Shabbat, March 23rd at 10:00 a.m.

Spend Shabbat morning with Rabbi Cohen-Kiener


A spirited, spiritual service filled with stories, song and meaningful prayer


Shabbat afternoon, March 23rd at 4:00p.m.

All those in a meditative mood are invited to join Rabbi Cohen-Kiener for a


Featuring niggunim, chant and contemplation to enjoy the day of rest

RSVP to 322-6901 extension 306



The Board of Rabbis of Stamford and Greenwich present

"Pondering Passover"

Insights into the Passover Haggadah and holiday observances

With the participation of the rabbis of Stamford and Greenwich.

Make the holiday more meaningful for you and your family.

Historical and spiritual insights.

Contemporary meaning and applications





Conducted by Hazzan Sidney G. Rabinowitz

Sunday, March 17, 2002 at 10:00 a.m.

A must for all Bar/Bat Mitzvah candidates of all ages! There will be a wonderful video on the making of Tefillin, what makes them kosher, and what could make them un-kosher. Surgery will be performed on a pair of no-longer kosher Tefillin and allow hands-on inspection of each part. This seminar is open to all within our congregation. If you do own a pair of tefillin, please being them along.

This program will be sandwiched between the two sessions of the Bar/Bat Mitzvah class family program with Rabbi Hammerman, "Becoming Bar/Bat Mitzvah" that will also take place that morning.


Coming soon….

Annual Cantor's Concert, featuring the Klezmer Conservatory band of Boston:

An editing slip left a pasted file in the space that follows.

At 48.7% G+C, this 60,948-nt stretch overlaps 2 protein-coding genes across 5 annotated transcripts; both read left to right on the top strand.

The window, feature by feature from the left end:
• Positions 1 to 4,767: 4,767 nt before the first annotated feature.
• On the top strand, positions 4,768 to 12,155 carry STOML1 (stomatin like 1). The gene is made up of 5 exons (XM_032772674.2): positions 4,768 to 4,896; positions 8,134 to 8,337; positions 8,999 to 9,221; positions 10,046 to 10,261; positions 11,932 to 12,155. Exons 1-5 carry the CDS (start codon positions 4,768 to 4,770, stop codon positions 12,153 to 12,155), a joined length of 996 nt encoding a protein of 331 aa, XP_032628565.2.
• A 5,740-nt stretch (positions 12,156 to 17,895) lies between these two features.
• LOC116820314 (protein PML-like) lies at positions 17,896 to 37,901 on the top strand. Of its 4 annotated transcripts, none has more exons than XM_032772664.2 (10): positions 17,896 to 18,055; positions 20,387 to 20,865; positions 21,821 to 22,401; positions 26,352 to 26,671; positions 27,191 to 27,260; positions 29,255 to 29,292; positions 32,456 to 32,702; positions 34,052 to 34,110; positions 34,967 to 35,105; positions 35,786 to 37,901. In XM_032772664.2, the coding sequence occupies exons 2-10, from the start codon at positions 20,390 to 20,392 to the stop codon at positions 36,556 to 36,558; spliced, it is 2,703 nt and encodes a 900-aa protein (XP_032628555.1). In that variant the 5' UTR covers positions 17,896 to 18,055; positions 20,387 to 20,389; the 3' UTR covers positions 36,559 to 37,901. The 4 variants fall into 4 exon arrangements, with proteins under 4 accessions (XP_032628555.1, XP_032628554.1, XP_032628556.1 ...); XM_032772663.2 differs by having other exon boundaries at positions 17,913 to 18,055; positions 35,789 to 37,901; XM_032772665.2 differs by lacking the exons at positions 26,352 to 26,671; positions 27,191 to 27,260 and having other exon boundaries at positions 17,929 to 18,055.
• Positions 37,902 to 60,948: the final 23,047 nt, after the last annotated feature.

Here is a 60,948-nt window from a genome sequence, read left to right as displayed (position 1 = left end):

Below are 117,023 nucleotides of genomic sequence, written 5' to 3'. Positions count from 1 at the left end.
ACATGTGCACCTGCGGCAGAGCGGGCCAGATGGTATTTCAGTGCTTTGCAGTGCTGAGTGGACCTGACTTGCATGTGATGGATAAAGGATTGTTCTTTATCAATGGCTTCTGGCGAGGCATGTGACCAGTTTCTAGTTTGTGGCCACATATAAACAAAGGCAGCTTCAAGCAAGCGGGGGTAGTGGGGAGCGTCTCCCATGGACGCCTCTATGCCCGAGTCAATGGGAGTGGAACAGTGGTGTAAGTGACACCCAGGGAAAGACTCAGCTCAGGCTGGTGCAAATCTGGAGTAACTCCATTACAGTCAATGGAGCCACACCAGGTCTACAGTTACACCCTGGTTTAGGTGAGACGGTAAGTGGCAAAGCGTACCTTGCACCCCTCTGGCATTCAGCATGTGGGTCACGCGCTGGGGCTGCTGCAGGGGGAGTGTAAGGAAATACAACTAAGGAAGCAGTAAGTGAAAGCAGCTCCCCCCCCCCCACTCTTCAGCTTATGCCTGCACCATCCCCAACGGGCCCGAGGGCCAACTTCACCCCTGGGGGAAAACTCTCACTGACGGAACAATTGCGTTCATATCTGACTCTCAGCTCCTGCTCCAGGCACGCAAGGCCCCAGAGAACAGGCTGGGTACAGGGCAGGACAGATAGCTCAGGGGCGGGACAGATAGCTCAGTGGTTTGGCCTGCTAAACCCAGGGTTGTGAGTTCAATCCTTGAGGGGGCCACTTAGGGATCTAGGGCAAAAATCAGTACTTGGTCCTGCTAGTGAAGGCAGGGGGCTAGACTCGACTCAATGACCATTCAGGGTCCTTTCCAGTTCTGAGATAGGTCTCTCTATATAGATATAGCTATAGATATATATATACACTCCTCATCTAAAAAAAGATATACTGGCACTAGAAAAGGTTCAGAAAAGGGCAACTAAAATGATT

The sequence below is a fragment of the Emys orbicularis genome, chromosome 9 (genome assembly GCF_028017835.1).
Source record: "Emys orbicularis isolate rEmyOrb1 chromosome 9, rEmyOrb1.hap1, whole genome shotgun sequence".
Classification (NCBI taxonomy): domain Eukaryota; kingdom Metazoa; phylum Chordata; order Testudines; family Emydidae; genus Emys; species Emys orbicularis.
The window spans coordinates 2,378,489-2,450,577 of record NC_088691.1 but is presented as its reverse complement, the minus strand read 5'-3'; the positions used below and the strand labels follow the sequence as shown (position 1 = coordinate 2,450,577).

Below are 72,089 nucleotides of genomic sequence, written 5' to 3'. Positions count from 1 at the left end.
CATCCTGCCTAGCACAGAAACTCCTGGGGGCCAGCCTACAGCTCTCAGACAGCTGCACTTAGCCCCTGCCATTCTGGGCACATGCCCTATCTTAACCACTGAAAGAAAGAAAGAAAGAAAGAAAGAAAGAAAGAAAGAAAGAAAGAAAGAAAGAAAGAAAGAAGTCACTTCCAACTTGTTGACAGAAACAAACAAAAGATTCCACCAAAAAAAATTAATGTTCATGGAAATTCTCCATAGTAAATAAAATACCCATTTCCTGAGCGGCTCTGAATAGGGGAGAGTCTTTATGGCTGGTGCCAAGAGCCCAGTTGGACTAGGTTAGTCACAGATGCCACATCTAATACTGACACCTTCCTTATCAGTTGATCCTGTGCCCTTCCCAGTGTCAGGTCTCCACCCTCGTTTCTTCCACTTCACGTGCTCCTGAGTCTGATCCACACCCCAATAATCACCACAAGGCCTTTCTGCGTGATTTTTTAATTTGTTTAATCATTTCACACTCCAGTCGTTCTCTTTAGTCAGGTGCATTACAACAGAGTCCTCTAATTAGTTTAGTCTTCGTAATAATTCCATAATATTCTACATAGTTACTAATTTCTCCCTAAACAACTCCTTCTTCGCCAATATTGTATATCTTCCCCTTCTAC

April 21 @ 3 PM



Temple Beth El To Honor Hazzan Rabinowitz

The Committee to Honor Hazzan & Sandy is looking for former Junior Choir singers to participate in the upcoming festivities! If your son or daughter ever participated in the Beth El Junior Choir, please call Roz Perlson (323-7328), Kathy Paseltiner (356-9735) or Carol Kalter (968-1075) to give his/her name, address and phone number. Thank you.

May 4 - Dinner Dance at Temple Beth El
May 19 - Community Event to Honor Sidney and Sandy Rabinowitz

Send us any memories, history, personal observations, programs, photos or other memorabilia. Those wishing to honor the Hazzan with a gift to the temple can do so with an entry in a journal being prepared for the May 4 event. Watch your mail for details or contact Roberta Aronovitch (for information) at 203-322-6901 ext 304 or by e-mail at


Junior Choir Reunion! Friday, June 14, 2002

The Committee to Honor Hazzan & Sandy is looking for former Junior Choir singers to participate in the upcoming festivities! If your son or daughter ever participated in the Beth El Junior Choir, please call Roz Perlson (323-7328), Kathy Paseltiner (356-9735) or Carol Kalter (968-1075) to give his/her name, address and phone number.



Beth El Cares



Please volunteer to help us refurbish and repair the home of an elderly Stamford resident. No experience needed, though we are also looking for people with painting and home repair experience to assist the group.


Art and Sue Greenwald at (203) 329-1662 or e-mail




KESHER (grades 3-5) GO VERTICAL! Indoor rock climbing -- Sunday, March 3 SOLD OUT

ATID (K-2) KARATE AND ICE CREAM (at Temple Beth El) -- Sunday, March 10: 1:30-3

KADIMA (6-8) Kinnus, in Bloomfield CT. -- March 1-3